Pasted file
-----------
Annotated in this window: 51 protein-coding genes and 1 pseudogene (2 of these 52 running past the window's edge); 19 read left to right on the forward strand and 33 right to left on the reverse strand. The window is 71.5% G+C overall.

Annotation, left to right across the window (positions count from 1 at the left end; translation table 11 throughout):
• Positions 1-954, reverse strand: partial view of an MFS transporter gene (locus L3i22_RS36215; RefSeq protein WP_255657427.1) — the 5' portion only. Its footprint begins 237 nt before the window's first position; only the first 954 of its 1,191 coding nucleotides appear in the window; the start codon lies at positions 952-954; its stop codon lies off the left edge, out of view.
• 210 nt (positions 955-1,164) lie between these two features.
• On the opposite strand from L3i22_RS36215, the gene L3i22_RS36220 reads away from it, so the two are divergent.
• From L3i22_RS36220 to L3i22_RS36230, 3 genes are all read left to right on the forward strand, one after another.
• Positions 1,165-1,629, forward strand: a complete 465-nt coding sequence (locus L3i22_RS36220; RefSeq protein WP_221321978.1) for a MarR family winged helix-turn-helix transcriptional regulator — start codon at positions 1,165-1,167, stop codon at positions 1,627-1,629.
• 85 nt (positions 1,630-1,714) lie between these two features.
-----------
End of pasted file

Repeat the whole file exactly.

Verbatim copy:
Annotated in this window: 51 protein-coding genes and 1 pseudogene (2 of these 52 running past the window's edge); 19 read left to right on the forward strand and 33 right to left on the reverse strand. The window is 71.5% G+C overall.

Annotation, left to right across the window (positions count from 1 at the left end; translation table 11 throughout):
• Positions 1-954, reverse strand: partial view of an MFS transporter gene (locus L3i22_RS36215; RefSeq protein WP_255657427.1) — the 5' portion only. Its footprint begins 237 nt before the window's first position; only the first 954 of its 1,191 coding nucleotides appear in the window; the start codon lies at positions 952-954; its stop codon lies off the left edge, out of view.
• 210 nt (positions 955-1,164) lie between these two features.
• On the opposite strand from L3i22_RS36215, the gene L3i22_RS36220 reads away from it, so the two are divergent.
• From L3i22_RS36220 to L3i22_RS36230, 3 genes are all read left to right on the forward strand, one after another.
• Positions 1,165-1,629, forward strand: a complete 465-nt coding sequence (locus L3i22_RS36220; RefSeq protein WP_221321978.1) for a MarR family winged helix-turn-helix transcriptional regulator — start codon at positions 1,165-1,167, stop codon at positions 1,627-1,629.
• 85 nt (positions 1,630-1,714) lie between these two features.